PM2.5 data is recently being released in Beijing and Guangdong, which gives rise to a publicly-concerned issue, the invisible killers in the air. For millions of car-drivers in China, they are more concerned with in-vehicle air pollution prevention. Li Shufu, a member of the national committee of the CPPCC and the chairman of Geely Holding Group, provided his perspective during 2012 CPC&CPPCC meetings. In his proposal Improving In-vehicle Air Quality and Preventing In-vehicle Air Pollution (hereinafter referred to as the proposal), Li stated that national in-vehicle air quality standards should be made mandatory.
The newly-published Guidelines for Evaluating In-vehicle Air Quality sets up standards for assessing in-vehicle air quality, but it’s not mandatory and with no legal enforcement. A survey conducted by the Physical and Chemical Research Center of Science and Environmental Analysis under China Academy of Sciences reveals that most car models exceed the limits of the total volatile organic compound (TVOC) and total plate count, which are invisible killers threatening customers’ health.
At the end of the tunnel, there is still hope. The Emgrand EC7, a superior model of Geely, was awarded EU’s RRR certificate and dealership license in Europe. It demonstrates that the EC7 meets EU’s high standards in environmental performance and it’s ready to enter overseas markets. Since the breakthrough was made before Li’s proposal, it shows that Geely has always attached importance to in-vehicle air quality.
In fact, the EC7 getting the RRR certificate is not a matter of luck. As far back as in 2004, Geely invited experts from Taizhou Research Institute of Quality & Technical Supervision and Inspection in Zhejiang to have a thorough test on its car models and built a database of volatile gases content within mid-size cars in China. From 2005, Geely has established a laboratory for in-vehicle air quality test, an in-vehicle air quality control group and started monographic study on how to reduce in-vehicle air pollution.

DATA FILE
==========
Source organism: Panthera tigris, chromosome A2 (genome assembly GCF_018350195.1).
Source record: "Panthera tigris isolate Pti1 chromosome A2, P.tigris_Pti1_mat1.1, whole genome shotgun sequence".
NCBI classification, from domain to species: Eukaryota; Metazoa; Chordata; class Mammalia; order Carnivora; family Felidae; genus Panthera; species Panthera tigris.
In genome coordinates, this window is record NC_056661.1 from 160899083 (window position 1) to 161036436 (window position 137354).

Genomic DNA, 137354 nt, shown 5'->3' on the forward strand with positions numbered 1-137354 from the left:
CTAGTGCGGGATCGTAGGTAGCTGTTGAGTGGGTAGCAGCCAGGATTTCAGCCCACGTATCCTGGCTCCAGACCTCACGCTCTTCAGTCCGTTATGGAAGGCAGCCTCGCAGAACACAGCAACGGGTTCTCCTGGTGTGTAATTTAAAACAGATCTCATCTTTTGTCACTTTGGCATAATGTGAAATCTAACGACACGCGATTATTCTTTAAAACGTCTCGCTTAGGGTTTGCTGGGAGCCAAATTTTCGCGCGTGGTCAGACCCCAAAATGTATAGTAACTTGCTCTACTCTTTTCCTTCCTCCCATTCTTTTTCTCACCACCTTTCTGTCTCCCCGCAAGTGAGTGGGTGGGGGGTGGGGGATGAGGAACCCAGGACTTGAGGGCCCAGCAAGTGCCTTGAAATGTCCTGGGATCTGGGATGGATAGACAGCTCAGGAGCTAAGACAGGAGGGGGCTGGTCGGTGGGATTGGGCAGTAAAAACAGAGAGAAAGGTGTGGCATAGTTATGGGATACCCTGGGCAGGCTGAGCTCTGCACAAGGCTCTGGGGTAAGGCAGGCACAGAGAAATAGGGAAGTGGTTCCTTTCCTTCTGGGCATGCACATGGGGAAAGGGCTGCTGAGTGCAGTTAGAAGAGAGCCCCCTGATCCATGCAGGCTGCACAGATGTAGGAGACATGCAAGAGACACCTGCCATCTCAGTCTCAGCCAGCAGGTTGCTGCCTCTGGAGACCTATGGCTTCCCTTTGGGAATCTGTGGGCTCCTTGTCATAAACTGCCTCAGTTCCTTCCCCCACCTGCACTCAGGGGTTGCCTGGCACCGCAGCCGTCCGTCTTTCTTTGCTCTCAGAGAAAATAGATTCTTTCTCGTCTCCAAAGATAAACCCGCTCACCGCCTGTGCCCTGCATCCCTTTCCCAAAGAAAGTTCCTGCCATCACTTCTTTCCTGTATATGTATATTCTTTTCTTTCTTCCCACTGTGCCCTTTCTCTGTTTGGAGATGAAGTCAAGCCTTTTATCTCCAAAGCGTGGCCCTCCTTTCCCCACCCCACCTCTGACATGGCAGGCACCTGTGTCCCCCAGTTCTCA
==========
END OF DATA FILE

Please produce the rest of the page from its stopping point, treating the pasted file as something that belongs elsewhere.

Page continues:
To get a more authoritative result, Geely had all its interior decoration and other accessories that may generate hazardous gases to be tested by SGS, the world-renowned company for inspection, verification, testing and certification. Geely, by referring to foreign standards, sets a higher norm for volatile gases control and this becomes the first defensive line for air quality control during R&D process.
As for the second defensive line, which mainly concerns the selection of auto parts, Geely has made no less effort. Auto parts that failed SGS test were sent back to producers for improvement and those did not pass the second test would be out of the list forever. This ensures that Geely controls air quality even before car production.
Emgrand EC7 meets the latest EU’s requirements for car recycling and reuse and its recycle rate reaches 95%. Materials for interior decoration are mostly recyclable and are definitely free from Pb, Dd, Hg, Cr6+ and other hazardous metallic elements.
Auto parts for the EC7 all come from top-level suppliers, like electronic control system from Siemens, seats from Lear and glass from Saint-Gobain. Its production line is also from the best, such as Fuji of Japan, PDE of Dutch and Dürr of German.
The third defensive line comes from the advanced materials and technologies. Paint is a major pollutant source in vehicles for it contains formaldehyde and many heavy metal chemical compounds. The paint on the EC7 is water-soluble. This new paint is safe and pollution free for 70-90 percent of it is water. Volatile organic compounds (VOC) released by this paint is 72 percent fewer than those of traditional paint, which lowers the harms to its minimum.
The three defensive lines ensure EC7’s impressive performance in air quality control, and make it gain praise from home and abroad, which is also the best proof of EC7’s quality.
The EC7 won four stars in NCAP test last year, the best result a Chinese carmaker had achieved ever. The result is a milestone in the evolution of Chinese automobile industry and has changed the West’s poor impression on Chinese cars’ safety. Environmental problem and safety were the two biggest challenges once preventing Chinese carmakers from entering Europe or other markets. Now the EC7 has conquered both barriers and it is moving towards a world-class Chinese car.